Do you agree with Jung’s theory about how there is no real coincidence, but only synchronicity?

FASSBENDER: I was actually talking about that with a friend. I’m not sure. I don’t really know that I have any set beliefs in anything. I’m just open to anything. I don’t rule anything out. It’s funny, sometimes. You think that something greater is at play, when you take a look at a series of events that lead you to get to here from there, but I don’t know. Why would I be born into relative comfort and wealth, and then somebody else is born in the Congo or Sierra Leone, and gets their hands chopped off. I don’t know. Those questions are will remain unanswered for me.

Both A Dangerous Method and Shame have the common thread of sexual dysfunction. What was it like to play a psychoanalyst, and then a character who’s spiraling out of control?

FASSBENDER: I didn’t really relate the two together at all. It’s only in hindsight. I did A Dangerous Method, and then X-Men, and then Shame. I work very sort of intensely on the project, when I’m running up to it and during it, and then I flush it pretty quickly. I was jumping from one to the next, so I had to get rid of them pretty quickly. It’s only in hindsight that you see that. You have the information there with Jung, so your biography is taken care of. In a lot of respects, it can be easier. You have the information there, so the character is available. Whereas, when you’re doing a fictional character, from what I do anyways, I go away and write that biography out of the information that’s given to me in the script, logically. What would a child go through, in order to create this motivation? What did the parents do? Are they popular in school? Are they a loner? Are they sporty? Are they academic? All those sorts of things.

And then, I just spent a lot of time with the script, really. That’s just the process that I take on for all of the work, regardless of what it is, because through re-reading, I’m spending a lot of time with the character, and I’m spending a lot of time with all the other characters in the world. After awhile, it’s like slipping into a new set of skin. With Shame, I had the opportunity to meet people that were suffering from the condition, and that was a huge insight. I’m very grateful for that, and the honesty and bravery for these people to come forward like that. This one guy in particular, especially, because of this idea of the intimacy problems that Brandon has. That’s really the crux of his problem, and this guy that I met, that was exactly his problem as well, so it made me get something tenable and it made me understand the condition.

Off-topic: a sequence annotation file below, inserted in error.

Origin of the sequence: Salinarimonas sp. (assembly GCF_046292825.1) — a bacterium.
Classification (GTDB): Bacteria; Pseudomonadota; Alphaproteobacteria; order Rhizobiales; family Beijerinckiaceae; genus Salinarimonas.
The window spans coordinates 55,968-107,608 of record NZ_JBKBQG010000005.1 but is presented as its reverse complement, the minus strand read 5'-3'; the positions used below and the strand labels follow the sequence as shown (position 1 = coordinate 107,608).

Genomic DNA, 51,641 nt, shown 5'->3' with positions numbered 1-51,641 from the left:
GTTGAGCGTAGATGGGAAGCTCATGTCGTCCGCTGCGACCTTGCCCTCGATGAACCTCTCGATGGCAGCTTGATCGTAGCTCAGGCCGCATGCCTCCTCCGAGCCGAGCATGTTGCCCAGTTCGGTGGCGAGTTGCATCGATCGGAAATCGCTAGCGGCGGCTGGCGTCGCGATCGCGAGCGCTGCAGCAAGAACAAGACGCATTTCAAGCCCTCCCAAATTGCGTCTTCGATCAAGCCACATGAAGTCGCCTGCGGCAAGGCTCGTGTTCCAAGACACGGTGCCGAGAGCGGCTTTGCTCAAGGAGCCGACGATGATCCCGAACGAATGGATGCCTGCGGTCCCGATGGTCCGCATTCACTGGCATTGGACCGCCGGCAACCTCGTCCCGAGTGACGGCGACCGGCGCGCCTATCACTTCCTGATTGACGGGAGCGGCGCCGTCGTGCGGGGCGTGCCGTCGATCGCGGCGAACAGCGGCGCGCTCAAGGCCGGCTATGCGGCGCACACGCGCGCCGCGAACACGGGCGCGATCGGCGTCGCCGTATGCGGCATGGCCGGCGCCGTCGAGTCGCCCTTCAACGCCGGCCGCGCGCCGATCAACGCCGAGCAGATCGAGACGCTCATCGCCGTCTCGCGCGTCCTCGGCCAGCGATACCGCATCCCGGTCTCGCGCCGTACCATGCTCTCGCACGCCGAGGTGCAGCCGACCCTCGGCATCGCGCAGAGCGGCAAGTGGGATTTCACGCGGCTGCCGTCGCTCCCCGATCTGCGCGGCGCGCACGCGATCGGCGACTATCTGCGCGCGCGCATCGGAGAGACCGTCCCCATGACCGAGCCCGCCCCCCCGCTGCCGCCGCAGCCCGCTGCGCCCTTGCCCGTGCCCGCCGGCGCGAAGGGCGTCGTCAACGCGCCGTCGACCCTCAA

What do you think Jung would have said to your character, Brandon, in Shame, in terms of diagnosis and treatment?

FASSBENDER: Well, I think he’d probably tell him it’s all right, you know? The first stage is, “It’s okay. Let’s just talk about it.” I think what’s interesting about these guys is that they were truly very fascinated in human behavior and why we behave in certain ways. I think they realize that there’s a social form that we’re expected to live under, and we’re expected to behave a certain way with one another, socially. But, in actual reality and practice, what way do we really behave? It’s crazy being a human being and trying to all get along. There are all of the complications that we have within ourselves, through the relationship that we have with ourselves, and then the relationships that we have with others. So, I think he would probably tell him that everything’s going to be okay and, “Go see my friend, Siggy Freud.”

Intimacy on a psychological level is what led Sabina and Jung to cross over into the physical realm, which today would be considered out of place for a therapist and patient to do. When you create characters that share intimate relationships or moments in a film, does it help you understand now why relationships happen so often on set?